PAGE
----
One of the more onerous experiences in life is the payment of taxes. In the minds of most of us, tax filing is ain to getting a tooth pulled. The person is losing something and he/she will never see the benefit from that thing again. The issue grows as one's income grows. The National Taxpayers Union reports that in 2007, over 40% of the income tax collected came from just the top 1% of wage earners.
Just how much money is involved? In 2008, the Federal government collected $2.5 trillion in revenue. 45% of that came from personal income taxes. When examining that amount, a surpising fact emerges. That is that the top 1% of wage earners reap 19% of the income in the country, and they also pay 37% of all the income taxes. The bottom 50% of wage earners reap 13% of all the earnings in the US, but they pay only 3% of the income taxes. The problem is that for many of the lower end wage earners, the 3% they need to pay is much more difficult to fund than that of the higher end wage earners.
As an evangelical Christian, it is often difficult to reconcile the amount of money that is required to meet one's income tax obligation with the sense of hard work and personal effort needed to generate the cah flow which is taxed. There seems to be a discrepancy. Jesus was also asked about taxes. In one of the lines that has entered the cultural idioms, he said, "Give unto Ceasar that which is Ceasar's." (The Gospel of Mark 12:17)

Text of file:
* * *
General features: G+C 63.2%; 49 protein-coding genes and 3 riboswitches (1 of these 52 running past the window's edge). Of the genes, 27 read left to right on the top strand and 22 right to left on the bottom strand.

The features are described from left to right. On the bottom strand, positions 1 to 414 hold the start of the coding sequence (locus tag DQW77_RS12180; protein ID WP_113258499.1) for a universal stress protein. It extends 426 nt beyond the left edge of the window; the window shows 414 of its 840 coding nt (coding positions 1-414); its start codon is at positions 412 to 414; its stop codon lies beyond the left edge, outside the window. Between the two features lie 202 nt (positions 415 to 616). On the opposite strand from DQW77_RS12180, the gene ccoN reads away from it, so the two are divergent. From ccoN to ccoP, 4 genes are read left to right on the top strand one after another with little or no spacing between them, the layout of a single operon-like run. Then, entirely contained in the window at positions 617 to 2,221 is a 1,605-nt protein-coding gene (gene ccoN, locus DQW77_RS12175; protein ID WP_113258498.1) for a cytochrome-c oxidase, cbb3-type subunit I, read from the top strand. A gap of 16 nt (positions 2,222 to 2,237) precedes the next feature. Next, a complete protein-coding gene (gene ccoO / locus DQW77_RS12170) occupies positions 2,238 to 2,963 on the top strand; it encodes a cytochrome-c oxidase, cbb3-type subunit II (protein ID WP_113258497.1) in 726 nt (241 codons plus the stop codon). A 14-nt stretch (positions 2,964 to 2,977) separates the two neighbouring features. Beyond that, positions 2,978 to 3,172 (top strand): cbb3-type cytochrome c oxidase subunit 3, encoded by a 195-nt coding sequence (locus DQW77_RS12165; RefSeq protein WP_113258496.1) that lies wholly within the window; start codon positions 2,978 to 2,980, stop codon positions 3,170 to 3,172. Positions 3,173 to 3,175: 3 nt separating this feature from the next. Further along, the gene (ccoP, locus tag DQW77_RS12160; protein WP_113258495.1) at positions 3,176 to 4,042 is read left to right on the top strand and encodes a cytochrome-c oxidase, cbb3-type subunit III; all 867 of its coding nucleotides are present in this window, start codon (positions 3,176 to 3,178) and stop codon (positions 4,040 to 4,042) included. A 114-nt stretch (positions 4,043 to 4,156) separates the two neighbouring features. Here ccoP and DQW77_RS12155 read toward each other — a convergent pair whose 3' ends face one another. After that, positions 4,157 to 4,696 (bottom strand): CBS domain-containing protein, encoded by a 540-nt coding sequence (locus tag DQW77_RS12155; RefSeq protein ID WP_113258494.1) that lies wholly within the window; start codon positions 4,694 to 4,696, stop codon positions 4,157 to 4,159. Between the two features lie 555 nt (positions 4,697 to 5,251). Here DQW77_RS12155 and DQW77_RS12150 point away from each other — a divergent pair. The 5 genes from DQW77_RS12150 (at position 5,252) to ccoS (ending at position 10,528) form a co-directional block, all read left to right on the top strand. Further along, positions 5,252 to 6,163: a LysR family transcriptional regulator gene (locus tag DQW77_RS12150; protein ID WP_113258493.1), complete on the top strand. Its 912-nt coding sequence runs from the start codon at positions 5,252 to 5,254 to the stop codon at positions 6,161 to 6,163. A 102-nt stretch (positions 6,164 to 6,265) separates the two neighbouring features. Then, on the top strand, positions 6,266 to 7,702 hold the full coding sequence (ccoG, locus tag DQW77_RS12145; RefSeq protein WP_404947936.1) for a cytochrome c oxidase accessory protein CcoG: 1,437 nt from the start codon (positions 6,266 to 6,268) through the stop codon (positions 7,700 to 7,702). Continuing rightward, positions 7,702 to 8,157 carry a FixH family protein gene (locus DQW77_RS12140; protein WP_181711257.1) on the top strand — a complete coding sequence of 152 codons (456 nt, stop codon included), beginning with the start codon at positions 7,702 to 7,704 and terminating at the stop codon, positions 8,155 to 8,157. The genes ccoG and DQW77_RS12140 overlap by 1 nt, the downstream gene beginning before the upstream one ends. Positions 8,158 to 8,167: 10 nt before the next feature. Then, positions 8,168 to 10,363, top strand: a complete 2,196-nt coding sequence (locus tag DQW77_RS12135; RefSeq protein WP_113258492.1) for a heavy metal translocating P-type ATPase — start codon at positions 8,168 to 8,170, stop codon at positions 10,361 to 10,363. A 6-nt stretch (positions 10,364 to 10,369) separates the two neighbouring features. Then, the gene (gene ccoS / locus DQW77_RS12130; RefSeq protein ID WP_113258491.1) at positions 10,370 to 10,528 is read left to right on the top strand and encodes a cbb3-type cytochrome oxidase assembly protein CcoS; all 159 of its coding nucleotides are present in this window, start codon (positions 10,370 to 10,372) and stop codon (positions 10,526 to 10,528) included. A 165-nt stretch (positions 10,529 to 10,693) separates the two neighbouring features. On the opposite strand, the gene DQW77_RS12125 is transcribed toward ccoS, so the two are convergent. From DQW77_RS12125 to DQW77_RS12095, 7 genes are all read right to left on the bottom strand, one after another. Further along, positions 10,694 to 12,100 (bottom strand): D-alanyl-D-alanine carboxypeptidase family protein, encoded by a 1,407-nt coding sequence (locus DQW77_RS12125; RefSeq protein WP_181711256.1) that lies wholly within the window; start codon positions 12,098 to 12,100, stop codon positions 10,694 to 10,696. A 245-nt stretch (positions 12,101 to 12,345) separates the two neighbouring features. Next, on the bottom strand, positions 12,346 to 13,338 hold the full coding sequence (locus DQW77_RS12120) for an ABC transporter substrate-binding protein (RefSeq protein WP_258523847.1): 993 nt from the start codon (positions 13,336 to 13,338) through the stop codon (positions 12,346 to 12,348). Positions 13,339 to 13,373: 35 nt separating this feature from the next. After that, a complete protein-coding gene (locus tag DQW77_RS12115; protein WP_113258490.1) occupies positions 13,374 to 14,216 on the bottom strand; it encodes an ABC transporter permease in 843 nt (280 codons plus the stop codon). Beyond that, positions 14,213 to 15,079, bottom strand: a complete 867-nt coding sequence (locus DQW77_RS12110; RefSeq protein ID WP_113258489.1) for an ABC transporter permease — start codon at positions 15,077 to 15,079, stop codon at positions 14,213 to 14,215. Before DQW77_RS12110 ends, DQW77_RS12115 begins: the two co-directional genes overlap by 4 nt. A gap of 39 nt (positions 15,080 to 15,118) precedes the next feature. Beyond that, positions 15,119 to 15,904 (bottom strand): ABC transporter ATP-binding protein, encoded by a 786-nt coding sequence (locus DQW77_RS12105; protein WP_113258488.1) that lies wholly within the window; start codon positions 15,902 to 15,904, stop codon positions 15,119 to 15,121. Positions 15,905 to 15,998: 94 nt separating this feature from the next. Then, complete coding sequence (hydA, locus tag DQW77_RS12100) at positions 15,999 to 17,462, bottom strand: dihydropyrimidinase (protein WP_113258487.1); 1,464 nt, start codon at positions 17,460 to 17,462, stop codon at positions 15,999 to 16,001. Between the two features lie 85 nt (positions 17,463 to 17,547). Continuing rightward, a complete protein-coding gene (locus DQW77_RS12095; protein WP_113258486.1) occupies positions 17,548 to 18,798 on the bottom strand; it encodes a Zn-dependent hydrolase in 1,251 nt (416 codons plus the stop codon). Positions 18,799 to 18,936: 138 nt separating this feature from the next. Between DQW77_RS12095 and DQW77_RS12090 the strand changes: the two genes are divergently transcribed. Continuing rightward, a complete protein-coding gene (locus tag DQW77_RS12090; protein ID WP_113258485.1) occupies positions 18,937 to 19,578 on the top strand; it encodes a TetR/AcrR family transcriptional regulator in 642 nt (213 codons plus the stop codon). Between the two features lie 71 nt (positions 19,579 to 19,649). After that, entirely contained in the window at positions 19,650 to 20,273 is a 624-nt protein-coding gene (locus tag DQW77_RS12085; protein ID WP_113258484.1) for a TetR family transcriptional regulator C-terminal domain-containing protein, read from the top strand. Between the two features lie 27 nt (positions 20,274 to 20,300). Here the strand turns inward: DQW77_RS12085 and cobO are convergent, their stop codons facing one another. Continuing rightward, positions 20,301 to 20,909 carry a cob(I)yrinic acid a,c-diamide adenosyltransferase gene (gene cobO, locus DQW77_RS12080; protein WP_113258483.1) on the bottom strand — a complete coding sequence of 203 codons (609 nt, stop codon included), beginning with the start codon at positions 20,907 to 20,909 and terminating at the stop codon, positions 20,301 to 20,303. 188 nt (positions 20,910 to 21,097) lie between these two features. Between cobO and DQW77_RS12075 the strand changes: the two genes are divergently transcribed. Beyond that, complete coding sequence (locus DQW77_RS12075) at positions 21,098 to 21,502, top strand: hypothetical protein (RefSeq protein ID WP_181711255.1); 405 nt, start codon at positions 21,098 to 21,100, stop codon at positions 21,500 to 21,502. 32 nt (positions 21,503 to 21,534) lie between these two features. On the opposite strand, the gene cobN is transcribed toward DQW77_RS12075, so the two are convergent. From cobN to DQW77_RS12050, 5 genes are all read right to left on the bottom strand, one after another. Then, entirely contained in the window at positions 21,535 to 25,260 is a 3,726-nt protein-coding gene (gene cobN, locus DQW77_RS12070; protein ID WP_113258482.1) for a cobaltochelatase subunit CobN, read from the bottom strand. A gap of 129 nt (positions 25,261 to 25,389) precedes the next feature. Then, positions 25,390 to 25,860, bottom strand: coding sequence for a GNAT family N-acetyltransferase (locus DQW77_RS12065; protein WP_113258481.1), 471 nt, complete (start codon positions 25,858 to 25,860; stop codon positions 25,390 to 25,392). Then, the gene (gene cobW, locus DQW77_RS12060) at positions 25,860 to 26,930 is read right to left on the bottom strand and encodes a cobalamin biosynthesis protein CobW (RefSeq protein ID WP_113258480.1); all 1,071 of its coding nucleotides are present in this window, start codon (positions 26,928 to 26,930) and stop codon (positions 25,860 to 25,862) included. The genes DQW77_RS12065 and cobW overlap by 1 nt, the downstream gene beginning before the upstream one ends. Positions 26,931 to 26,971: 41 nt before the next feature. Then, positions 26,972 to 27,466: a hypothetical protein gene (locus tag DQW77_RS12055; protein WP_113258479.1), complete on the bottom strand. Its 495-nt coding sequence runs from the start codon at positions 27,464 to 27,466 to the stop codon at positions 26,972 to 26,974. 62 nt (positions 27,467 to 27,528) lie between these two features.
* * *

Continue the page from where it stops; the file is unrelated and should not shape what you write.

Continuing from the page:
The point of what he was saying is often lost on the anguished taxpayer. Jesus is calling his followers to forgo their attachement to the money that bears the image of the ruler. If it has the image of the Caesar on it, it must be his. Instead, Jesus calls his followers to think more carefully about giving God that which has God's image on it -- the human being's very self which is made in God's image. If his followers focus on giving their whole selves to God, then the anguish of giving Caesar his due is assuaged.